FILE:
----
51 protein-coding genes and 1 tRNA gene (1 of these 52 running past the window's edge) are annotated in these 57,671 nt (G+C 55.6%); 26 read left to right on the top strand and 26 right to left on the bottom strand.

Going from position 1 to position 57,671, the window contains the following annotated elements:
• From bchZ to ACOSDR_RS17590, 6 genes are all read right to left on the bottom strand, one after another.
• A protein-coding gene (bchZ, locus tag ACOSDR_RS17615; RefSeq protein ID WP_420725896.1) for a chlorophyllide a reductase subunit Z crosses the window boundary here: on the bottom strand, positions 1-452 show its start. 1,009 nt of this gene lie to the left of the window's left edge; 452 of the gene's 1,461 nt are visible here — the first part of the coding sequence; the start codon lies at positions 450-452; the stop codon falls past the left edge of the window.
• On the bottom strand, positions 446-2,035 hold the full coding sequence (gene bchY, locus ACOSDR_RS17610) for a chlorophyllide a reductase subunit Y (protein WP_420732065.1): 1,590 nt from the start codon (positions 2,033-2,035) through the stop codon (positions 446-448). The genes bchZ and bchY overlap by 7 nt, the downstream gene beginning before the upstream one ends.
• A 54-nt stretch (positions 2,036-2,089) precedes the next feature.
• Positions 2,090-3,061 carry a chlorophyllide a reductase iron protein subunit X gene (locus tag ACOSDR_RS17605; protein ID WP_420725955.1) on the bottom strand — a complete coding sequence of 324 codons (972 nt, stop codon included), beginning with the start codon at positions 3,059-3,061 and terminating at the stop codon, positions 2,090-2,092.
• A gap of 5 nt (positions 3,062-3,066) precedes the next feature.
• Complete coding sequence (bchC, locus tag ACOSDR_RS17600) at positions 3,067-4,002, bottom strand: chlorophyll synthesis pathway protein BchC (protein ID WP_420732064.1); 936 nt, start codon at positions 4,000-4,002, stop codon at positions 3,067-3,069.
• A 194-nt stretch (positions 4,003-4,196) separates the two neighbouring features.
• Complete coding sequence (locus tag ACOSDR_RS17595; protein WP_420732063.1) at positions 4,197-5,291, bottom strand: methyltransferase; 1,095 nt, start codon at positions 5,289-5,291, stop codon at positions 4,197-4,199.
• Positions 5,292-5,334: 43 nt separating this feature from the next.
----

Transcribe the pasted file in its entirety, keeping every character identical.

51 protein-coding genes and 1 tRNA gene (1 of these 52 running past the window's edge) are annotated in these 57,671 nt (G+C 55.6%); 26 read left to right on the top strand and 26 right to left on the bottom strand.

Going from position 1 to position 57,671, the window contains the following annotated elements:
• From bchZ to ACOSDR_RS17590, 6 genes are all read right to left on the bottom strand, one after another.
• A protein-coding gene (bchZ, locus tag ACOSDR_RS17615; RefSeq protein ID WP_420725896.1) for a chlorophyllide a reductase subunit Z crosses the window boundary here: on the bottom strand, positions 1-452 show its start. 1,009 nt of this gene lie to the left of the window's left edge; 452 of the gene's 1,461 nt are visible here — the first part of the coding sequence; the start codon lies at positions 450-452; the stop codon falls past the left edge of the window.
• On the bottom strand, positions 446-2,035 hold the full coding sequence (gene bchY, locus ACOSDR_RS17610) for a chlorophyllide a reductase subunit Y (protein WP_420732065.1): 1,590 nt from the start codon (positions 2,033-2,035) through the stop codon (positions 446-448). The genes bchZ and bchY overlap by 7 nt, the downstream gene beginning before the upstream one ends.
• A 54-nt stretch (positions 2,036-2,089) precedes the next feature.
• Positions 2,090-3,061 carry a chlorophyllide a reductase iron protein subunit X gene (locus tag ACOSDR_RS17605; protein ID WP_420725955.1) on the bottom strand — a complete coding sequence of 324 codons (972 nt, stop codon included), beginning with the start codon at positions 3,059-3,061 and terminating at the stop codon, positions 2,090-2,092.
• A gap of 5 nt (positions 3,062-3,066) precedes the next feature.
• Complete coding sequence (bchC, locus tag ACOSDR_RS17600) at positions 3,067-4,002, bottom strand: chlorophyll synthesis pathway protein BchC (protein ID WP_420732064.1); 936 nt, start codon at positions 4,000-4,002, stop codon at positions 3,067-3,069.
• A 194-nt stretch (positions 4,003-4,196) separates the two neighbouring features.
• Complete coding sequence (locus tag ACOSDR_RS17595; protein WP_420732063.1) at positions 4,197-5,291, bottom strand: methyltransferase; 1,095 nt, start codon at positions 5,289-5,291, stop codon at positions 4,197-4,199.
• Positions 5,292-5,334: 43 nt separating this feature from the next.